Due in part to an influx of new e-shoppers, nearly 45 million Americans will do some of their shopping online this holiday season, according to a study released Tuesday by eMarketer.
The New York City-based research firm is predicting that U.S. online holiday spending will reach $12.5 billion (US$), an increase of 71 percent from 1999’s total of $7.3 billion. This online holiday shopping spree will push total U.S. e-commerce revenues to $37 billion for the year 2000.
“A 71 percent boost over last year is certainly respectable, but we are done seeing growth rates in the 100 to 200 percent range,” says eMarketer statsmaster Geoffrey Ramsey.
During this holiday season, 5.8 million Internet users — representing 13 percent of the nearly 45 million online holiday shoppers — will make their first online purchase. Though these first-timers are expected to spend less per person than more experienced shoppers, eMarketer predicts that the average shopper expenditure will rise to $280 overall, a 30 percent increase over last year’s $215 average.
“These newbies will be enticed to buy online for the convenience advantages of the Web — like not having to deal with crowds, traffic and long lines,” Ramsey said.
Although individual Internet shoppers will be spending one-fifth of their holiday shopping budget online, as a whole e-commerce will account for only 1.5 percent of the anticipated total retail sales of $858 billion for the quarter.
“Clearly, the Web has a long way to go before it captures a significant portion of the total retail pie,” Ramsey said.
Despite last year’s highly publicized service and delivery problems, eMarketer said that 78 percent of 1999’s holiday shoppers were generally satisfied with their online buying experience and will return to the Web “in droves.” Most will spend even more online this year. Even those shoppers who experienced horror stories — and vowed never to return to the site in question — will not give up online shopping all together.
eMarketer believes that most e-tailers learned from their experiences last year and are determined to avoid making the same mistakes. Among the most frustrating problems for consumers one year ago, listed in order of customer frustration level, were out-of-stock merchandise, late or no delivery, poor Web site performance and navigation, and outrageous disguised shipping rates.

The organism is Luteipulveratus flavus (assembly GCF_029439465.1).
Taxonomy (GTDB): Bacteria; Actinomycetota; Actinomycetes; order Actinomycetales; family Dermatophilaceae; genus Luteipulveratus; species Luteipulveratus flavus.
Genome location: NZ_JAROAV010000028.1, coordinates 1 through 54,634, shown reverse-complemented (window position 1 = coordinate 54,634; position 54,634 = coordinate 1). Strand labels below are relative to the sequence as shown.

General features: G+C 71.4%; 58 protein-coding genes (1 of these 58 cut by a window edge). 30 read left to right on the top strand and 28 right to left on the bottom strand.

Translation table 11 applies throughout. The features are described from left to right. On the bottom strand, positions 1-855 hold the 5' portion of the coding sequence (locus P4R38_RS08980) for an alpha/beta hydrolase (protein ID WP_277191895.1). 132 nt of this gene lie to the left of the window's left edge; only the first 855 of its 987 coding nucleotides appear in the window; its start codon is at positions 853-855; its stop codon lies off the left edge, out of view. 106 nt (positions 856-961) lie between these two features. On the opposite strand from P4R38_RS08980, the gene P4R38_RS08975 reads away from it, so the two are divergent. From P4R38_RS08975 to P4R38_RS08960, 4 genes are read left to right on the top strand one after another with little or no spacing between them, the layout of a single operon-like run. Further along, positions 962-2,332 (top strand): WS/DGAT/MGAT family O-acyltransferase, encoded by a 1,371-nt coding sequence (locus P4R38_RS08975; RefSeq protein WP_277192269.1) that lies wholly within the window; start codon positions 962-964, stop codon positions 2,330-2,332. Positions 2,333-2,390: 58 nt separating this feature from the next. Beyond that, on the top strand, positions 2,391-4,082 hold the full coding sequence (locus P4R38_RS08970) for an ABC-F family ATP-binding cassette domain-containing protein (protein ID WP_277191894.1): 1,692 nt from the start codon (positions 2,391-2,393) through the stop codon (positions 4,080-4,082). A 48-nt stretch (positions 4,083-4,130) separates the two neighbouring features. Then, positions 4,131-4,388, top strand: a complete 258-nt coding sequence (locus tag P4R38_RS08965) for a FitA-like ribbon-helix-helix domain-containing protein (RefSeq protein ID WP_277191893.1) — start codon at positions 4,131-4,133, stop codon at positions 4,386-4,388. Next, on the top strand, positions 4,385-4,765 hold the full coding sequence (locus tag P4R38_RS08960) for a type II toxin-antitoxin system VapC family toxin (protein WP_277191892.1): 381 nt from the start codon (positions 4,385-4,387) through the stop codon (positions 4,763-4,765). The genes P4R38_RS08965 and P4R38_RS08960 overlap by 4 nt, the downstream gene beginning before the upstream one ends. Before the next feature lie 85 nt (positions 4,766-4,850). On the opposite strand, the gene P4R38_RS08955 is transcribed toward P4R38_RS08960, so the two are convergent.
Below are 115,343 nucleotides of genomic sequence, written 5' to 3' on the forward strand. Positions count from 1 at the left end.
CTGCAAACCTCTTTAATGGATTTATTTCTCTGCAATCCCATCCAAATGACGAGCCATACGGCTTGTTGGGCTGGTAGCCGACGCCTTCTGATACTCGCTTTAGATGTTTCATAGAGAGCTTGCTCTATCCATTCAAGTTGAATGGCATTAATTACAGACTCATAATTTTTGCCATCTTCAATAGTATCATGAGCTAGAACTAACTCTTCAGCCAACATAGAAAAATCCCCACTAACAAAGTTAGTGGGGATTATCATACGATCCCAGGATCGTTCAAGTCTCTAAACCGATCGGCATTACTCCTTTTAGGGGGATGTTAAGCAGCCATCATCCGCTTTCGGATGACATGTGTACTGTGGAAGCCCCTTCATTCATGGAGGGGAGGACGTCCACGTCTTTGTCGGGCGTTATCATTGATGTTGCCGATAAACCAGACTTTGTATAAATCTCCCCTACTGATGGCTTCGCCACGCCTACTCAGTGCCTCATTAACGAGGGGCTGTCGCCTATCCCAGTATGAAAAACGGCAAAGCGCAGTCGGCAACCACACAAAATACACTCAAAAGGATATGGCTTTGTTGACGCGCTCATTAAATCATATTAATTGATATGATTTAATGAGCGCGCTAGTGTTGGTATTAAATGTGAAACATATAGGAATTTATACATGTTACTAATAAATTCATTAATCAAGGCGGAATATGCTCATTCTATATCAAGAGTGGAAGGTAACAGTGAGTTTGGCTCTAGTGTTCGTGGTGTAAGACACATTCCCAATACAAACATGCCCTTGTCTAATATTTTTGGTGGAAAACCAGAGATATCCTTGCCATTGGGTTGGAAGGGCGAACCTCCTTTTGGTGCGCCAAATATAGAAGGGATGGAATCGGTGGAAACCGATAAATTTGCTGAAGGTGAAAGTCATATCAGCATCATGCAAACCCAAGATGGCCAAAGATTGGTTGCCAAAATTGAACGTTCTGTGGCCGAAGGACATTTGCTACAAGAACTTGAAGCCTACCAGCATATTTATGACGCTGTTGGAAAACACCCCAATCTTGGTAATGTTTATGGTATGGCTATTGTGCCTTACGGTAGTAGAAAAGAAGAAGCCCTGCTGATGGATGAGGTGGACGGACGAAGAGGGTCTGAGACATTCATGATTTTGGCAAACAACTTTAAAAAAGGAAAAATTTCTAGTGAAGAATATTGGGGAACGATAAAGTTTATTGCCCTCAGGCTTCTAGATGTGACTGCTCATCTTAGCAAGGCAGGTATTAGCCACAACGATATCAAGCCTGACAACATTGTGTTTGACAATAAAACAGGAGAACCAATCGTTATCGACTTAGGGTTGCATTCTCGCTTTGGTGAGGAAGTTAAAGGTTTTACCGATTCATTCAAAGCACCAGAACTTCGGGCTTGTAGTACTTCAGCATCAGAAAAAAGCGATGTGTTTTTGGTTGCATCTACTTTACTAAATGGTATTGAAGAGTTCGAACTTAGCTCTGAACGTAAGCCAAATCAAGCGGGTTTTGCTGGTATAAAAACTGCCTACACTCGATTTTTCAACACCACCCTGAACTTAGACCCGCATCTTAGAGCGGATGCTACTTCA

“eMerchants are learning from companies like Amazon and the top multi-channel sellers how to use tools that keep customers informed and happy, rather than employing technology for technology’s sake,” Ramsey said.
A survey released last month by Internet research firm IDC showed that e-tailers were scrambling to add customer-oriented features to their sites before the holiday shopping season. Among the features being added are interactive customer service, online order tracking and personalized content.
eMarketer’s prediction of $12.5 billion in online holiday spending tops earlier predictions from other research firms, which ranged from $9 billion to $11.6 billion.
The Yankee Group is forecasting that Americans will spend $9 billion online during the fourth quarter, a 70 percent increase over last year’s holiday spending of $5.2 billion.
The slightly higher prediction of $11.6 billion, an increase of 66 percent over last year’s $77 billion in holiday sales, was made by Jupiter Communications (now Jupiter Research).
Gartner Group predicted that worldwide online holiday sales will reach $19.5 billion, an 85 percent increase over last year’s holiday season revenue of $10.5 billion. The research firm also expects online spending in North America to increase by 69.9 percent, from $6.31 billion to $10.72 billion.
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